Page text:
The Science Of Waves: How Waves Are Formed

 how waves are formed


If you’ve ever surfed, swam, or tried to unsuccessfully dig a mile-deep hole in the sand, you may have looked out into the ocean and wondered, "how are waves formed?"  AST is gunna strip down the surf science for you and explain in detail why these mysterious rolling globs of liquid peel smoothly along the shore, or suddenly smash down with ferocity upon your unassuming face.

What causes waves in the ocean is first and foremost, storms.  Wind energy from storms travels across the surface of the ocean, creating friction and small circular eddies, eventually making enough of a “dent” in the ocean's surface to form the shape of a wave.  Much like oscillating those heavy ropes at the gym up and down and seeing the flicks that blossom out to to the ends of the rope, the newly created waves travel across the surface of the water towards whatever direction the wind sends them.

The waves move across the surface, but just like that gym rope, the water is actually staying in the same place.  Weird right?  However, these waves are not just an above-the-surface entity.  They’ve got a lot going on underneath them.

Waves move across the surface, but a particular mass of the wave extends down into the ocean directly underneath it. As a wave moves across the ocean, visualize that there are rotating circles stacked on top of each other right underneath any given wave.  These rotations extend down to about half a wavelength, or the distance between the crest of a wave and the wave after it, and as the waves get closer to the shore shoaling - or the process of water getting shallower - takes over and is the catalyst in the formation of a breaking wave.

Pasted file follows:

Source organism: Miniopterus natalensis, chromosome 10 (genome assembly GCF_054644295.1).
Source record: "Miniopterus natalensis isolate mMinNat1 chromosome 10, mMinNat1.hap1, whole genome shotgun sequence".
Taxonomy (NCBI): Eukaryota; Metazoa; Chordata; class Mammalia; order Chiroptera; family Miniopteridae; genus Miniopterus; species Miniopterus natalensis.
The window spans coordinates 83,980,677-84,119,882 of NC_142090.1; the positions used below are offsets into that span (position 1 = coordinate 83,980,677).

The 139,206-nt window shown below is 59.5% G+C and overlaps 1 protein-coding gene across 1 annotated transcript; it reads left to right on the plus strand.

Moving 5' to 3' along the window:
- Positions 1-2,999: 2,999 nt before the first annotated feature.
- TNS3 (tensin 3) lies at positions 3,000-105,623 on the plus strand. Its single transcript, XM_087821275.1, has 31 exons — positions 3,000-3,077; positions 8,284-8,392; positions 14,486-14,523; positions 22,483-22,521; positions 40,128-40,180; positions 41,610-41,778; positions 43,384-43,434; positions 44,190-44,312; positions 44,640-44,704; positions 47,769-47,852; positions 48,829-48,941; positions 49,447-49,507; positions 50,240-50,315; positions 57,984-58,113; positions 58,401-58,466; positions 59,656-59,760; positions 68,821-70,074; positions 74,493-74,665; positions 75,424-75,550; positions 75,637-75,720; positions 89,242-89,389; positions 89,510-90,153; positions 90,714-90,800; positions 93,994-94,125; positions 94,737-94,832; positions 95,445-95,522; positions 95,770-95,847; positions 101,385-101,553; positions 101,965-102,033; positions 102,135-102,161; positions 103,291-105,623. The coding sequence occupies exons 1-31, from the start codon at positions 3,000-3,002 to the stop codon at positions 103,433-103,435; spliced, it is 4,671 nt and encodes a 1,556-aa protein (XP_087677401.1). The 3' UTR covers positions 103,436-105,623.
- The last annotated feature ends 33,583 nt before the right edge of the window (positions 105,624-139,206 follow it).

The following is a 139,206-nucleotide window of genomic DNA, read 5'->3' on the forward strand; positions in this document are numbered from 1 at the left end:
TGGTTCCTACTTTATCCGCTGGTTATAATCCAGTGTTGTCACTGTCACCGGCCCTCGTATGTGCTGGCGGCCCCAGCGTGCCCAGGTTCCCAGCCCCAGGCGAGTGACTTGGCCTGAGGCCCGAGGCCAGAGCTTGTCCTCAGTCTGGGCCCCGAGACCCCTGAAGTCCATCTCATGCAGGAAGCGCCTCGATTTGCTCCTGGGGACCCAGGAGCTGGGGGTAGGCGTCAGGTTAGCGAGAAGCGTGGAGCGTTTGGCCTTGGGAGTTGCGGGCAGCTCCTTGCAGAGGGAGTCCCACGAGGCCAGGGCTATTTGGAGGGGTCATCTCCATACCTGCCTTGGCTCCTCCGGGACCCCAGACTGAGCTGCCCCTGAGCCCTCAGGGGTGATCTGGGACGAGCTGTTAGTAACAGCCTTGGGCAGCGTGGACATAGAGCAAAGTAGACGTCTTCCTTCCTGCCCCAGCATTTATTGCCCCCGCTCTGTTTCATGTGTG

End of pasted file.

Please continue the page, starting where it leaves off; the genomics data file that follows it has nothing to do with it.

how waves are formed


The circular energy below the wave starts to create friction with the ocean floor (at the space where the depth reaches half the wavelength) and those circles start to smash together – think of carbonation in a can trying to push its way out -  projecting the wave upwards until it reaches a critical height whereby it topples over in accordance with the layout of the ocean floor.  A “spilling” wave breaks over an ocean floor with a gradual slope, whereas a “plunging” wave may hit shallow water fairly suddenly – creating barreling tubes.

Winds also affect the way waves break.  Offshore winds not only produce a groomed surface, but they give some extra time in holding the wave up slightly from breaking when it would.  It’s kind of like the wave is getting a bit of a facelift.  Onshore winds are the antipode – they topple the wave over and accelerate the breaking process, creating that messy, jumbled look unfavorable to surfers and swimmers alike.

Sometimes waves are big (when there are large storms off the coast with heavy wind), and sometimes they are small in the absence of large storms.  But no matter how large or small, they are always sure to break, and always sneak up on even the most experienced of ocean dwellers.




Who are we, you ask?  We're your wave and travel gurus.  AST is a surf and adventure travel company with start to finish professionally guided service at the best breaks and boutique digs in the world.  We're crazy passionate about land and sea, and we'd love to show you the world through our travel-junkie eyes.

Have questions?  Contact us and we're happy to help.

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